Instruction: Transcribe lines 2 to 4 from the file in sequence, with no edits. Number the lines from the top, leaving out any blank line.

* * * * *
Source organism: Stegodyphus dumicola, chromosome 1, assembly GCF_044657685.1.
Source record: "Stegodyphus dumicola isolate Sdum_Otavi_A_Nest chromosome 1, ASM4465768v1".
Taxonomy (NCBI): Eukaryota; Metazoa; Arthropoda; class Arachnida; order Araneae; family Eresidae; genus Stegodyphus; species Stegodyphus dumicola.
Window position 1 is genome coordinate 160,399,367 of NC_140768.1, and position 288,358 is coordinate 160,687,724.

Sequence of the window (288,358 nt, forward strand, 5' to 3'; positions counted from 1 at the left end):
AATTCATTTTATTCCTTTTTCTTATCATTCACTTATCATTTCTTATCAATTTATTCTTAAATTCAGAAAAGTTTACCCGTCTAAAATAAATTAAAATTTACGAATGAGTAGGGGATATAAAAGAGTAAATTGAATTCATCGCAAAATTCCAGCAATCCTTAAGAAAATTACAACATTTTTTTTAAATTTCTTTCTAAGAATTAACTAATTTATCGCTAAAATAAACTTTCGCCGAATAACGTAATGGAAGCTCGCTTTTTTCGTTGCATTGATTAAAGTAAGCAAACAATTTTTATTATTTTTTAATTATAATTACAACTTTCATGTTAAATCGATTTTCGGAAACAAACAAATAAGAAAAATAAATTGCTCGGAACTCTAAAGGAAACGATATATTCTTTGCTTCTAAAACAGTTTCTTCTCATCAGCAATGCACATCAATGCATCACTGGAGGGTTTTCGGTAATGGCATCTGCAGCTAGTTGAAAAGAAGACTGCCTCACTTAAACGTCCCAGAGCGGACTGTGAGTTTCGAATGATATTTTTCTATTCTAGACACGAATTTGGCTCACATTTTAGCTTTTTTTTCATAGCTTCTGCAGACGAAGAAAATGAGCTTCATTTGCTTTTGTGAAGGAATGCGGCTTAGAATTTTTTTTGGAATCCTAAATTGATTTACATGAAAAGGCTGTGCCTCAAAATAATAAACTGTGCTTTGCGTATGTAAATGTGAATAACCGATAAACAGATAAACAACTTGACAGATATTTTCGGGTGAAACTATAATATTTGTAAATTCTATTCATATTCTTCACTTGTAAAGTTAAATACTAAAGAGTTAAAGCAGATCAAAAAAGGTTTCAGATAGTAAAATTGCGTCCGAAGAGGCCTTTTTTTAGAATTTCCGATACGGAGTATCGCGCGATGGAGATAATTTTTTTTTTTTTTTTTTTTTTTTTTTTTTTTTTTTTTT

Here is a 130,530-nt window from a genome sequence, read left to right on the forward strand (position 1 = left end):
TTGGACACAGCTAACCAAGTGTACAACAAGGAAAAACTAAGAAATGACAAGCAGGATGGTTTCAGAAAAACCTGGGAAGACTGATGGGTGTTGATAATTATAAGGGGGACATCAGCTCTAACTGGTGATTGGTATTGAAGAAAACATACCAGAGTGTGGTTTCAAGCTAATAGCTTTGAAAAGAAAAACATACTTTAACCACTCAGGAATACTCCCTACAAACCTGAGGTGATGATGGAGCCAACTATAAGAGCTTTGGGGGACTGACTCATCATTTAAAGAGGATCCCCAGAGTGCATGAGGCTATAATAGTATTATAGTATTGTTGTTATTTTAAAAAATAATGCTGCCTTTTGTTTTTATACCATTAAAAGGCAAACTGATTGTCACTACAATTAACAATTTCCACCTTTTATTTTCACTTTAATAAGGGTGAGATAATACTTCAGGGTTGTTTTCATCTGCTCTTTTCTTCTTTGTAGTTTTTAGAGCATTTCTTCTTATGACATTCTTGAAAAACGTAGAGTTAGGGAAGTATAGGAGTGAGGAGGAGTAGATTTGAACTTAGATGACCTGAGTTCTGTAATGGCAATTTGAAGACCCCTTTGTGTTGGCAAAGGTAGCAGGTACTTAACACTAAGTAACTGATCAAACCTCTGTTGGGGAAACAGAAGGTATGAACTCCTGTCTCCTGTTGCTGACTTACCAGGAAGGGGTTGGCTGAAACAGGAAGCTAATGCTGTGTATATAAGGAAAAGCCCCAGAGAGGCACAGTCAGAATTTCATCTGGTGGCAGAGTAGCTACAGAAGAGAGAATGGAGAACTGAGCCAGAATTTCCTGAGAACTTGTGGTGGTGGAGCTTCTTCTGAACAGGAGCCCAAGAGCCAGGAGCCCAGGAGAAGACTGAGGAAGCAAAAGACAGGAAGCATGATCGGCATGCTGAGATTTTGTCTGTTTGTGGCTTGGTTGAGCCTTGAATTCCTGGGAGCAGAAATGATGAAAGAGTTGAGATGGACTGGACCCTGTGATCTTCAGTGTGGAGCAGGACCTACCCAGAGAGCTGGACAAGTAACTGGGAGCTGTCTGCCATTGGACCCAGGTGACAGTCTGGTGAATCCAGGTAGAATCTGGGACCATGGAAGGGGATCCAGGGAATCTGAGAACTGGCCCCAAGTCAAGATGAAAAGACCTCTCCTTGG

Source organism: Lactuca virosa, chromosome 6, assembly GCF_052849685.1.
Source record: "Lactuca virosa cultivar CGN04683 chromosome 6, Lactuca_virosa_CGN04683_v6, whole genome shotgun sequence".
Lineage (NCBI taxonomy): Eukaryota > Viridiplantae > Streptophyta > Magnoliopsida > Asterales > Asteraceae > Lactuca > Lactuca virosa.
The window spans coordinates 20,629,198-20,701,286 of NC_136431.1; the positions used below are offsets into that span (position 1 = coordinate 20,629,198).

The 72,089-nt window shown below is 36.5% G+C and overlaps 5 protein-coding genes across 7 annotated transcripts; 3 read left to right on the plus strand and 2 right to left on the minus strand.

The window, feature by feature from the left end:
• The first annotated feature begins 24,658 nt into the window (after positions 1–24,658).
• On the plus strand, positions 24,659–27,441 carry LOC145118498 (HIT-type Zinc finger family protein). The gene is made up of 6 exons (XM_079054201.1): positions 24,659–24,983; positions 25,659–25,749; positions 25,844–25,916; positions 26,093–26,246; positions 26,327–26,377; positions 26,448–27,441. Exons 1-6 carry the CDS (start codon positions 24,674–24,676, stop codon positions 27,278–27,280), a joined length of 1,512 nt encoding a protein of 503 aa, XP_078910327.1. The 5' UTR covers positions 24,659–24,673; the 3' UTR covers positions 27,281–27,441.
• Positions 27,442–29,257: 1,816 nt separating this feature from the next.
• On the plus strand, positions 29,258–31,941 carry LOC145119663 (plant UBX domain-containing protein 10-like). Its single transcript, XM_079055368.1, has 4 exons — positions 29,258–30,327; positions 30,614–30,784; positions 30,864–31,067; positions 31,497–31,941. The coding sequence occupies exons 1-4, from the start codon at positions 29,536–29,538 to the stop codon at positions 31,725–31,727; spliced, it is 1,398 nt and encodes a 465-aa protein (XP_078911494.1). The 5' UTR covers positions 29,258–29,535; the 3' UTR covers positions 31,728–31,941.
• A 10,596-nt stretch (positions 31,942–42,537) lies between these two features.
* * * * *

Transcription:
Source record: "Stegodyphus dumicola isolate Sdum_Otavi_A_Nest chromosome 1, ASM4465768v1".
Taxonomy (NCBI): Eukaryota; Metazoa; Arthropoda; class Arachnida; order Araneae; family Eresidae; genus Stegodyphus; species Stegodyphus dumicola.
Window position 1 is genome coordinate 160,399,367 of NC_140768.1, and position 288,358 is coordinate 160,687,724.